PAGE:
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Cambodia looks to draw more elderly tourists

Tourists walk along the riverfront in Phnom Penh during Water Festival preparations in 2014.
Tourists walk along the riverfront in Phnom Penh during Water Festival preparations in 2014. Vireak Mai

Cambodia looks to draw more elderly tourists

The Cambodian government is preparing a tourism policy to manage the increasing numbers of elderly foreign tourists visiting the Kingdom, an official at the Ministry of Tourism said yesterday.

The ageing population of developed economies like Europe, Japan, and China is on an upward curve and is driving more elderly tourists to countries like Cambodia, Chhay Khunlong, deputy director-general for tourism at the ministry, said during a workshop in Sihanoukville on “Strategies to Attract Elderly Tourists”.

According to ministry data, while Cambodia received about 4.8 million foreign visitors last year, just 4 per cent of them were tourists over 65 years old. However, the ratio is expected to rise, necessitating a new strategy that better accommodates the needs of elderly travellers.

“The number of senior tourists will increase in the future, so we need to give more attention to create tourism products and services that reflect [this],” he said.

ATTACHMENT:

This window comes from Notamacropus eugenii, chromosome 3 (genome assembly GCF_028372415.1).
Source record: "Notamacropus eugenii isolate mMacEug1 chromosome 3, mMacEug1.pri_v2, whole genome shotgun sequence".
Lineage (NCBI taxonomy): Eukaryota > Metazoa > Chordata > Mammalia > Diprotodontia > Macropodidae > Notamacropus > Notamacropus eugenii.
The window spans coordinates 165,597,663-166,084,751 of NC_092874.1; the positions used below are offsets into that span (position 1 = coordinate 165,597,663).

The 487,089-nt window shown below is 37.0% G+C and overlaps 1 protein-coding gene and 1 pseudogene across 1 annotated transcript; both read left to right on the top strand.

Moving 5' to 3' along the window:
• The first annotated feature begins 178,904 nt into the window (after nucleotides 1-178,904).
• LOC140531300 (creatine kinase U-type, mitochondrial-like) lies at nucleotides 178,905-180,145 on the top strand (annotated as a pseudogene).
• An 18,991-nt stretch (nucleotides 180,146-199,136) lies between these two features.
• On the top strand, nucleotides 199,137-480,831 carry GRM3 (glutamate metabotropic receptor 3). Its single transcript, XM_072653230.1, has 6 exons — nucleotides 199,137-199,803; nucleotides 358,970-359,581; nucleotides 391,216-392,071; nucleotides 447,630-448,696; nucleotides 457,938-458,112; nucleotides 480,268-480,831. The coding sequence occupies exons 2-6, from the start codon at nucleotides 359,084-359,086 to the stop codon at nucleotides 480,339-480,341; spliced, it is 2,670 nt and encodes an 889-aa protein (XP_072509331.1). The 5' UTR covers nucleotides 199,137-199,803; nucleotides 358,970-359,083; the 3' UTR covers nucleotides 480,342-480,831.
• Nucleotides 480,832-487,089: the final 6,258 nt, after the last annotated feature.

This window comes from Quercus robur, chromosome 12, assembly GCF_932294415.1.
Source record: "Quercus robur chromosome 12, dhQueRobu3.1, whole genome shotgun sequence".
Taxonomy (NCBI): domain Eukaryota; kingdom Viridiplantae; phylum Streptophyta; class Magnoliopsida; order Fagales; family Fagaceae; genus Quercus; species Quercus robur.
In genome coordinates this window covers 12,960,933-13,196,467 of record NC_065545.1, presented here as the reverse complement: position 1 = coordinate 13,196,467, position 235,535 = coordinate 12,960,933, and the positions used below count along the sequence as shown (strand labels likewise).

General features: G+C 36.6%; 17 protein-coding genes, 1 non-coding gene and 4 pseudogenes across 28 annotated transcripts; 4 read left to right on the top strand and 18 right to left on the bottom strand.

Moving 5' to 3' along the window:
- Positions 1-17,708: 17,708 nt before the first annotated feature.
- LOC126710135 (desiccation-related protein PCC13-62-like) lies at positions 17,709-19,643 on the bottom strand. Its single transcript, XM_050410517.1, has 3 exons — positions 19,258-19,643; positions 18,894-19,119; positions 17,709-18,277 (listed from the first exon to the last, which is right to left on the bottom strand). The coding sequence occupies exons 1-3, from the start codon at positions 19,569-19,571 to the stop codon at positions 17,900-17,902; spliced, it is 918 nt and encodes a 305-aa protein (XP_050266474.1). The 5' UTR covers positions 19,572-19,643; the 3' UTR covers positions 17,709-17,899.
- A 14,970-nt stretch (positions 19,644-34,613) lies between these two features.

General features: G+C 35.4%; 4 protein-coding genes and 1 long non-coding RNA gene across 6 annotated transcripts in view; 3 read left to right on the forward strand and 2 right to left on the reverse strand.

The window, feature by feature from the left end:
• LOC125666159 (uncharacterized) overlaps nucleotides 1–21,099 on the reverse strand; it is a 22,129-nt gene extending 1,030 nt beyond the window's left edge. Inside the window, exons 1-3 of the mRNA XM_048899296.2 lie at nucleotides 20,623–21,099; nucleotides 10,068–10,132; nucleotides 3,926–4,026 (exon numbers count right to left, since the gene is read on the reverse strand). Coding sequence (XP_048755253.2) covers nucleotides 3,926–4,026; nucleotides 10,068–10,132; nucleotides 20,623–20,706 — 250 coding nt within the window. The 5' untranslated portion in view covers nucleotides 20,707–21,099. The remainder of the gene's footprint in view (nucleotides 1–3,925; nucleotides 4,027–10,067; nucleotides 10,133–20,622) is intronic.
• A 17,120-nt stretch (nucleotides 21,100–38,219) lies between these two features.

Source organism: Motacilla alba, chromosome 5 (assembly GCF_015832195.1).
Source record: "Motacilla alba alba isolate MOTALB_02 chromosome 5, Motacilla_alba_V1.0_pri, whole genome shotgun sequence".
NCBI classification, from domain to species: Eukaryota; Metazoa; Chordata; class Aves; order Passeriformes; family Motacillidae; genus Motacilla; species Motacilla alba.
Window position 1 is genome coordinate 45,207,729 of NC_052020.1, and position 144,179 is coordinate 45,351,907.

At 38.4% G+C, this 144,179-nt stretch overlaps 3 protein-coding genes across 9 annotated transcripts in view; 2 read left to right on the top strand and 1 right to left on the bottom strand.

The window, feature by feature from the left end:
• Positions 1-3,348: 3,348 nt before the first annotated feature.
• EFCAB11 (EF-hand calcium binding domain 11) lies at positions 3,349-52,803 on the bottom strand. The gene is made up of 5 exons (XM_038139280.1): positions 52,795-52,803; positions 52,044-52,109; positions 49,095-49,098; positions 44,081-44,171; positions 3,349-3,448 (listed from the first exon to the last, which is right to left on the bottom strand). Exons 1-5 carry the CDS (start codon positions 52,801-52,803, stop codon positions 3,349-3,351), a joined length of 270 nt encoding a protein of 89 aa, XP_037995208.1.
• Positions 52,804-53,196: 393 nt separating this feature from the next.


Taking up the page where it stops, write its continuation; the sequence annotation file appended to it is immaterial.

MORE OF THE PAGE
Khunlong said elderly visitors need to be provided with better access to health care services and easier access to extended visas. He added that the ministry will work with tour operators to eliminate barriers to encourage more senior tourist arrivals.

His comments come just days since immigration officials announced they would introduce a new visa category to allow foreign retirees to live in Cambodia without a work permit. The initiative is aimed at encouraging more expatriates to settle in Cambodia, and will support a government strategy to boost the country’s attractiveness as a second-home tourist destination by making it easier for foreigners to buy property.

Ho Vandy, secretary-general of the Cambodian National Tourism Alliance, said that while the market segment for the elderly is small, senior tourists can travel throughout the year and this contributes to increased activity during the low tourist season.

“This segment used to be ignored in the past by some tour operators because they think it is more difficult to serve them,” he said, adding that many tourism operators are now seeing the profitability.

Sreat Momsophear, founder of Sophiya Travel & Tours, said that the number of senior tourists using her company has increased in the last few years on the back of more European and Japanese arrivals.

“Cambodia’s tourism industry is beginning to adapt to the senior market,” she said, adding that elderly tourists tend to spend more time and money in Cambodia than younger travellers.

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